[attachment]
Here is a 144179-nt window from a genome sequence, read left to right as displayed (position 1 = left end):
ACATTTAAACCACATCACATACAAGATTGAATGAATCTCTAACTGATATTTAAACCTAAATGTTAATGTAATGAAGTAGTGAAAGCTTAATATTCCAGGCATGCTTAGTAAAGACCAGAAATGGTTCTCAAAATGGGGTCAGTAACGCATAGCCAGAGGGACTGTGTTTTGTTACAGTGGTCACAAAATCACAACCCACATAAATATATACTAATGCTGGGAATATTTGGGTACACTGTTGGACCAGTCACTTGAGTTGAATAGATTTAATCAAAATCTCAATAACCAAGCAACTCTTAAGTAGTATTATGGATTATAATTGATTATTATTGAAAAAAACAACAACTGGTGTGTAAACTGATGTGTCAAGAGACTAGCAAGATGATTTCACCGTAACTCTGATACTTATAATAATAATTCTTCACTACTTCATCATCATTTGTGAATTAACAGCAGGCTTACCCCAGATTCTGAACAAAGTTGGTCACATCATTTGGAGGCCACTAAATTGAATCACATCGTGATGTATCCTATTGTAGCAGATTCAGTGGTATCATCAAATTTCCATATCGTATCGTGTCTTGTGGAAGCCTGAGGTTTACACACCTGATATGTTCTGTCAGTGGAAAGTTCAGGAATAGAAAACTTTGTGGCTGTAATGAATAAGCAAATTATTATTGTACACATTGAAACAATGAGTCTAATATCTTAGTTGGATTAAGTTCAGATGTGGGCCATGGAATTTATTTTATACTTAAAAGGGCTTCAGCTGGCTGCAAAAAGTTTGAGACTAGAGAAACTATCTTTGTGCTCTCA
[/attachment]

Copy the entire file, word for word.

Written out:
Here is a 144179-nt window from a genome sequence, read left to right as displayed (position 1 = left end):
ACATTTAAACCACATCACATACAAGATTGAATGAATCTCTAACTGATATTTAAACCTAAATGTTAATGTAATGAAGTAGTGAAAGCTTAATATTCCAGGCATGCTTAGTAAAGACCAGAAATGGTTCTCAAAATGGGGTCAGTAACGCATAGCCAGAGGGACTGTGTTTTGTTACAGTGGTCACAAAATCACAACCCACATAAATATATACTAATGCTGGGAATATTTGGGTACACTGTTGGACCAGTCACTTGAGTTGAATAGATTTAATCAAAATCTCAATAACCAAGCAACTCTTAAGTAGTATTATGGATTATAATTGATTATTATTGAAAAAAACAACAACTGGTGTGTAAACTGATGTGTCAAGAGACTAGCAAGATGATTTCACCGTAACTCTGATACTTATAATAATAATTCTTCACTACTTCATCATCATTTGTGAATTAACAGCAGGCTTACCCCAGATTCTGAACAAAGTTGGTCACATCATTTGGAGGCCACTAAATTGAATCACATCGTGATGTATCCTATTGTAGCAGATTCAGTGGTATCATCAAATTTCCATATCGTATCGTGTCTTGTGGAAGCCTGAGGTTTACACACCTGATATGTTCTGTCAGTGGAAAGTTCAGGAATAGAAAACTTTGTGGCTGTAATGAATAAGCAAATTATTATTGTACACATTGAAACAATGAGTCTAATATCTTAGTTGGATTAAGTTCAGATGTGGGCCATGGAATTTATTTTATACTTAAAAGGGCTTCAGCTGGCTGCAAAAAGTTTGAGACTAGAGAAACTATCTTTGTGCTCTCA